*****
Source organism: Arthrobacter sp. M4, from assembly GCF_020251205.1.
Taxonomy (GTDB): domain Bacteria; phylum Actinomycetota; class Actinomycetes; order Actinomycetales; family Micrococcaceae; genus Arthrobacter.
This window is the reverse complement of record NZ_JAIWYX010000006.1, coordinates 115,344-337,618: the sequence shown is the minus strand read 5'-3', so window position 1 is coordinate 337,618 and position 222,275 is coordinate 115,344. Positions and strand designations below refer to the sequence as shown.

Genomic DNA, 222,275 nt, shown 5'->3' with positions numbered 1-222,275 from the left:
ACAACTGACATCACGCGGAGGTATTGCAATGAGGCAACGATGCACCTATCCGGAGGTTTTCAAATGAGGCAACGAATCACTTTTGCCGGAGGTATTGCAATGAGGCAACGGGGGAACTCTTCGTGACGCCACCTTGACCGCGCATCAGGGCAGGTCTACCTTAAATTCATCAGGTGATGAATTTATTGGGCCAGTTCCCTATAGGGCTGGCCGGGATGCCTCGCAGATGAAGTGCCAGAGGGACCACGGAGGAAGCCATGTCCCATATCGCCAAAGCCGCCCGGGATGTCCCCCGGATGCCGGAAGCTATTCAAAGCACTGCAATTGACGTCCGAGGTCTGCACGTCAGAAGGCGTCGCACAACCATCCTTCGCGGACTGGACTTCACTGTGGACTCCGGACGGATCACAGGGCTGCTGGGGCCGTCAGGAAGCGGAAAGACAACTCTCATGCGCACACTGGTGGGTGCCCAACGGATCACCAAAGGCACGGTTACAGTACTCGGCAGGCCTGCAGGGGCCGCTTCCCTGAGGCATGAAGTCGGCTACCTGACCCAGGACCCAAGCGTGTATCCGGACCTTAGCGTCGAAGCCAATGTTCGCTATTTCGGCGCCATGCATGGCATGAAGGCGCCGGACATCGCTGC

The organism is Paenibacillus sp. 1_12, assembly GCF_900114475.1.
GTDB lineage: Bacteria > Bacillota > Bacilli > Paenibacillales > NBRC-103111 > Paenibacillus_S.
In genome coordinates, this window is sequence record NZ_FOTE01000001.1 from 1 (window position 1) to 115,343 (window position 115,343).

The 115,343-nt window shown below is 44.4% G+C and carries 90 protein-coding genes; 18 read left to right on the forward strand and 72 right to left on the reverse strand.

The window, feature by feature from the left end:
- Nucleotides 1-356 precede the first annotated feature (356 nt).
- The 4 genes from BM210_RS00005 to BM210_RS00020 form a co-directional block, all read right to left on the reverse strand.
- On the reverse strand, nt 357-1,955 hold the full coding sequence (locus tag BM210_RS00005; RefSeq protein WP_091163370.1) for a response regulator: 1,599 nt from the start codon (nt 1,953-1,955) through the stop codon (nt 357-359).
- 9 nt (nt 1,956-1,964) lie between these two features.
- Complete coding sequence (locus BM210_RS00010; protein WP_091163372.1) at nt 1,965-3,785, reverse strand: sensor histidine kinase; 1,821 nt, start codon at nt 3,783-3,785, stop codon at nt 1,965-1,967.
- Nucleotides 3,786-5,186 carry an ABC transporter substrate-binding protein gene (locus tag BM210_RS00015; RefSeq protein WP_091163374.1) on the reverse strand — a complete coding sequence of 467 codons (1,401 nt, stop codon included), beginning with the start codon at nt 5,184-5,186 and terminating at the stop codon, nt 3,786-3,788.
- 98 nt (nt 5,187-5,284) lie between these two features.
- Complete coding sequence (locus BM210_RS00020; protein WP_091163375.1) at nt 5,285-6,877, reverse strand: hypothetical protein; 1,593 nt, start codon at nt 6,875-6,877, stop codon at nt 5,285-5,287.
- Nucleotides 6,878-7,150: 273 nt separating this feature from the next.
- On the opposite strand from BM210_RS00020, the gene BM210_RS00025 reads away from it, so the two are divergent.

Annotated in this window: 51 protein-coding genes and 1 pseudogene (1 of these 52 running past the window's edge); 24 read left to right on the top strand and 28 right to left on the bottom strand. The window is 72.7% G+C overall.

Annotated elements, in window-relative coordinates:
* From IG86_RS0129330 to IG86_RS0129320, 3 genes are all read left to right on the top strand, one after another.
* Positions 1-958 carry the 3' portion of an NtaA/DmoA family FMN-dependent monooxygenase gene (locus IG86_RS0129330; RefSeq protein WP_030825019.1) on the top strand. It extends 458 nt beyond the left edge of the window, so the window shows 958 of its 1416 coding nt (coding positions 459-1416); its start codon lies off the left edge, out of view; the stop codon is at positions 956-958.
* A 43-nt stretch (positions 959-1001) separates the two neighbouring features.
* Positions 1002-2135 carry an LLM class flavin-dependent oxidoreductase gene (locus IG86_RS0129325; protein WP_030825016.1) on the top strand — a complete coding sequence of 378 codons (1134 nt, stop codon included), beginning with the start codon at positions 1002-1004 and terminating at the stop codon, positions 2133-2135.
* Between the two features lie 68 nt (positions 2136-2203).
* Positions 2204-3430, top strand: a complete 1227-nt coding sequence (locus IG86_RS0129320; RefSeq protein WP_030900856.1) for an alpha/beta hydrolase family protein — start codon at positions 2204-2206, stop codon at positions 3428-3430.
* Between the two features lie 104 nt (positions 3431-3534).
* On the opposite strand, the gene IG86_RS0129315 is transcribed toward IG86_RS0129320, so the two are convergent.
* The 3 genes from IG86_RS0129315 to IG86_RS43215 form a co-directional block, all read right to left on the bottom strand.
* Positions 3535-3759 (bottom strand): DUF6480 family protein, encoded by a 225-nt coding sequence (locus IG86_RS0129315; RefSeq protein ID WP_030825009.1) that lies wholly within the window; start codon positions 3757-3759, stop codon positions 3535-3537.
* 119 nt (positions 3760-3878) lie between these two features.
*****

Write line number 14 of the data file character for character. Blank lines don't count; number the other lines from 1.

- 9 nt (nt 1,956-1,964) lie between these two features.